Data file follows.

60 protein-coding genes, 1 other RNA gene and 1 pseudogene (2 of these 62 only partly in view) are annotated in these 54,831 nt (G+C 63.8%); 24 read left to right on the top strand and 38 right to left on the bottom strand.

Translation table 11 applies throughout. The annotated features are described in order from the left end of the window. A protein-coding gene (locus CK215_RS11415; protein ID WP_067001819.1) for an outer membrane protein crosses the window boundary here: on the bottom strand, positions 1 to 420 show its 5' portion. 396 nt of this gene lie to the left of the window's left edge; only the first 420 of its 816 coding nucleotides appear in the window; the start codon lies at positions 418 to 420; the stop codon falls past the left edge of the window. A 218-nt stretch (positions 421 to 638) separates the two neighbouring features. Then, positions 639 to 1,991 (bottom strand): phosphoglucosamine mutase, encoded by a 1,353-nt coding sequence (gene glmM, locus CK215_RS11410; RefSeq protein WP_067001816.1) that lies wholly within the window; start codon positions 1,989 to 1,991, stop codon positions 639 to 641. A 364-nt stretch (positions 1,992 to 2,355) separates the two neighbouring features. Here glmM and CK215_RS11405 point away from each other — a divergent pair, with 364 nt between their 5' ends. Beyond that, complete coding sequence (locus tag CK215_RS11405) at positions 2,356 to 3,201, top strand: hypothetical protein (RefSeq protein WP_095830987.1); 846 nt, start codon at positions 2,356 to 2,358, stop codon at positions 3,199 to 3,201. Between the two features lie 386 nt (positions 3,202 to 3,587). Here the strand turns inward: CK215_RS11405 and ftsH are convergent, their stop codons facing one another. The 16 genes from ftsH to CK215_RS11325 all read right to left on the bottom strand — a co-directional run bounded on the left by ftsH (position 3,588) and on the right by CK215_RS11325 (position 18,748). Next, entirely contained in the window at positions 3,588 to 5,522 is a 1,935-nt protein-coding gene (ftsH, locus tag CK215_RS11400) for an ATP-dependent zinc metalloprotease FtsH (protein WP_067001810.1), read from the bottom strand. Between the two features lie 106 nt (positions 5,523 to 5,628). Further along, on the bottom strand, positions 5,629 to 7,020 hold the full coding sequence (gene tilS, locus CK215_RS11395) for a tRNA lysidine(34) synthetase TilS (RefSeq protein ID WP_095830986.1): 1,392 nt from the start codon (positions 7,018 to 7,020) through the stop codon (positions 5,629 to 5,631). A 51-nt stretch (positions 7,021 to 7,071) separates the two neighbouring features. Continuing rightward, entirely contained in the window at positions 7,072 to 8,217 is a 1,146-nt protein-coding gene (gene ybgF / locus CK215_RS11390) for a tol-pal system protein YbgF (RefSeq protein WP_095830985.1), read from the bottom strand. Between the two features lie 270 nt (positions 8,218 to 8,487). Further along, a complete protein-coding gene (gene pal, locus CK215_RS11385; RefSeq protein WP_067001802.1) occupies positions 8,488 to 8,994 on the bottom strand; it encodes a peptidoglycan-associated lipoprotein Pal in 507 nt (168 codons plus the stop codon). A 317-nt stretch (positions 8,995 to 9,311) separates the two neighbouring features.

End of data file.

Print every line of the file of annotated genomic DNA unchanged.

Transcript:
60 protein-coding genes, 1 other RNA gene and 1 pseudogene (2 of these 62 only partly in view) are annotated in these 54,831 nt (G+C 63.8%); 24 read left to right on the top strand and 38 right to left on the bottom strand.

Translation table 11 applies throughout. The annotated features are described in order from the left end of the window. A protein-coding gene (locus CK215_RS11415; protein ID WP_067001819.1) for an outer membrane protein crosses the window boundary here: on the bottom strand, positions 1 to 420 show its 5' portion. 396 nt of this gene lie to the left of the window's left edge; only the first 420 of its 816 coding nucleotides appear in the window; the start codon lies at positions 418 to 420; the stop codon falls past the left edge of the window. A 218-nt stretch (positions 421 to 638) separates the two neighbouring features. Then, positions 639 to 1,991 (bottom strand): phosphoglucosamine mutase, encoded by a 1,353-nt coding sequence (gene glmM, locus CK215_RS11410; RefSeq protein WP_067001816.1) that lies wholly within the window; start codon positions 1,989 to 1,991, stop codon positions 639 to 641. A 364-nt stretch (positions 1,992 to 2,355) separates the two neighbouring features. Here glmM and CK215_RS11405 point away from each other — a divergent pair, with 364 nt between their 5' ends. Beyond that, complete coding sequence (locus tag CK215_RS11405) at positions 2,356 to 3,201, top strand: hypothetical protein (RefSeq protein WP_095830987.1); 846 nt, start codon at positions 2,356 to 2,358, stop codon at positions 3,199 to 3,201. Between the two features lie 386 nt (positions 3,202 to 3,587). Here the strand turns inward: CK215_RS11405 and ftsH are convergent, their stop codons facing one another. The 16 genes from ftsH to CK215_RS11325 all read right to left on the bottom strand — a co-directional run bounded on the left by ftsH (position 3,588) and on the right by CK215_RS11325 (position 18,748). Next, entirely contained in the window at positions 3,588 to 5,522 is a 1,935-nt protein-coding gene (ftsH, locus tag CK215_RS11400) for an ATP-dependent zinc metalloprotease FtsH (protein WP_067001810.1), read from the bottom strand. Between the two features lie 106 nt (positions 5,523 to 5,628). Further along, on the bottom strand, positions 5,629 to 7,020 hold the full coding sequence (gene tilS, locus CK215_RS11395) for a tRNA lysidine(34) synthetase TilS (RefSeq protein ID WP_095830986.1): 1,392 nt from the start codon (positions 7,018 to 7,020) through the stop codon (positions 5,629 to 5,631). A 51-nt stretch (positions 7,021 to 7,071) separates the two neighbouring features. Continuing rightward, entirely contained in the window at positions 7,072 to 8,217 is a 1,146-nt protein-coding gene (gene ybgF / locus CK215_RS11390) for a tol-pal system protein YbgF (RefSeq protein WP_095830985.1), read from the bottom strand. Between the two features lie 270 nt (positions 8,218 to 8,487). Further along, a complete protein-coding gene (gene pal, locus CK215_RS11385; RefSeq protein WP_067001802.1) occupies positions 8,488 to 8,994 on the bottom strand; it encodes a peptidoglycan-associated lipoprotein Pal in 507 nt (168 codons plus the stop codon). A 317-nt stretch (positions 8,995 to 9,311) separates the two neighbouring features.